§ The Bishop of London presented a Petition from fifty Clergymen of the counties of Chester and Lancashire, praying for an alteration in the Beer Bill. It had been said, that the clergy had not come forward with any petition against this measure, and it had thence been inferred, that it had not been productive of the bad consequences which some had represented as resulting from it. He himself personally knew the petitioners, and could speak to their respectability; and they stated, that the Beer Act had been attended with very bad consequences in the parishes with which they were connected; that it had 644 encouraged vice and immorality; and particularly, that it had led, in a great degree, to a disregard of the Christian Sabbath, and had taught even children to become drunkards. He had heard, from all quarters, complaints of its bad effects; and he was assured, that unless it were materially altered, the consequences would be of the most alarming description. He had received letters from clergymen, declaring that they could not find language to describe the lamentable results of this measure.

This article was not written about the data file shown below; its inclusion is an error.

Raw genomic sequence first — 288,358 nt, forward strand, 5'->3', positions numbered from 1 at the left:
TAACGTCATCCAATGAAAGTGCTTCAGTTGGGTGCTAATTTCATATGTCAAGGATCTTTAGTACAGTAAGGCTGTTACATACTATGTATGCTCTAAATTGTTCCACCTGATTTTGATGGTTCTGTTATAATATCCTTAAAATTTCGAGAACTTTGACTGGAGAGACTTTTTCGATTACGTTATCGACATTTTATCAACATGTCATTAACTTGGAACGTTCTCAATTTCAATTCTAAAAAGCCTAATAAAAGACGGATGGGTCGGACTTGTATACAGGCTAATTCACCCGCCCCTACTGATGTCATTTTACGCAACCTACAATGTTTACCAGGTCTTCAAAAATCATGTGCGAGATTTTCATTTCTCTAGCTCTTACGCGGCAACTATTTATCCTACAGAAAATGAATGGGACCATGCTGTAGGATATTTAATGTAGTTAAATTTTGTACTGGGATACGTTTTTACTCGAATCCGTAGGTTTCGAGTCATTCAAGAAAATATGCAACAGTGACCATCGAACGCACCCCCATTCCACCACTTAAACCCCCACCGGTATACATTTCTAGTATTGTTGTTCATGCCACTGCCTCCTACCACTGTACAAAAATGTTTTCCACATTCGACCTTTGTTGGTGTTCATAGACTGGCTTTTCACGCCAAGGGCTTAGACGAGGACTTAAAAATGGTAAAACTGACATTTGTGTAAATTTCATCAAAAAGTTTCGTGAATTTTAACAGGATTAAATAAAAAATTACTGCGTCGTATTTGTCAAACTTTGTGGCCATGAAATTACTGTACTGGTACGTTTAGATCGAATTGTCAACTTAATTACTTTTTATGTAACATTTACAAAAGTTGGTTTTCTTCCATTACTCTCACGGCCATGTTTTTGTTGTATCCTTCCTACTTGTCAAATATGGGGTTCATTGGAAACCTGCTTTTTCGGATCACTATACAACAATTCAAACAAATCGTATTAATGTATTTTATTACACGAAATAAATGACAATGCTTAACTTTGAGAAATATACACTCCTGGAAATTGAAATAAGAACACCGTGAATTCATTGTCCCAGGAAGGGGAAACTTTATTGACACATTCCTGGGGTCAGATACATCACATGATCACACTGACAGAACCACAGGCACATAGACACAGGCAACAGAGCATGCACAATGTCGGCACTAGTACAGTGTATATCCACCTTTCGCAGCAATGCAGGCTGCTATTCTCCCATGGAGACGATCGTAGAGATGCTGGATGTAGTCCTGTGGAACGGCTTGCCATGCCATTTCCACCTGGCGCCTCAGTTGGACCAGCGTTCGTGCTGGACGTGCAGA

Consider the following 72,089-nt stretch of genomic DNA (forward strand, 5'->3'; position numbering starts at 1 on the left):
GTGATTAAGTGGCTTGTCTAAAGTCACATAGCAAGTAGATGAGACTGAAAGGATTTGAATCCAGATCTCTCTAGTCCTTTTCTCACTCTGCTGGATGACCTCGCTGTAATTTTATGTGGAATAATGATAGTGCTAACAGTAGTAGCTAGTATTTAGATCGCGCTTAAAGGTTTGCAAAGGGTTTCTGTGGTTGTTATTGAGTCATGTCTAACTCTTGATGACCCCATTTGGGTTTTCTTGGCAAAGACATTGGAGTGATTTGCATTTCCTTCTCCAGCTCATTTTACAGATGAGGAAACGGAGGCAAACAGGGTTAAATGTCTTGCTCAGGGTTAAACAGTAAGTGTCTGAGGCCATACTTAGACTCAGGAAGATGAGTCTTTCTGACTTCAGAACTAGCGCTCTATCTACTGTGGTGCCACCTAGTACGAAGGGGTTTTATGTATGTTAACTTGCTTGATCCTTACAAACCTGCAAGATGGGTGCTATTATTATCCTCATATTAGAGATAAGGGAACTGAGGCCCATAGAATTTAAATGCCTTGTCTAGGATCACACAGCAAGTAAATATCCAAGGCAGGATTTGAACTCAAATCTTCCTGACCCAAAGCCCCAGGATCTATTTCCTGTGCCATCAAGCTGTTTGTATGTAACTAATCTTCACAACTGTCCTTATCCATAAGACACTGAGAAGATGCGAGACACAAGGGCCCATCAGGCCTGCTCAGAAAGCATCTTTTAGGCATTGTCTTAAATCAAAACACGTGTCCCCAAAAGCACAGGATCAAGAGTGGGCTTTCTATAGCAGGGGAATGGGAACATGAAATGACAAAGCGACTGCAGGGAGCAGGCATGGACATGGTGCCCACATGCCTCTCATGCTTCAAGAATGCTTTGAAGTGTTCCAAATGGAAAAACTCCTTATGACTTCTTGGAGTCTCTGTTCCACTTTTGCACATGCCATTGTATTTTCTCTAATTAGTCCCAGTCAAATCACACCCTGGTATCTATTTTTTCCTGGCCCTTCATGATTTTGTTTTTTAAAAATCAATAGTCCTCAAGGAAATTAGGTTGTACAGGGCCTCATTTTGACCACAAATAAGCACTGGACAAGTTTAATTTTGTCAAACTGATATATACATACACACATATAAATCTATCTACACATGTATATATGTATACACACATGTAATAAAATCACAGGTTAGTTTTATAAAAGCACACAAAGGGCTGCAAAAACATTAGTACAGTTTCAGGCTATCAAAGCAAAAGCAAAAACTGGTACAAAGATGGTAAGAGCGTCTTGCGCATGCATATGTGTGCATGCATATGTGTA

§ Petition laid on the Table.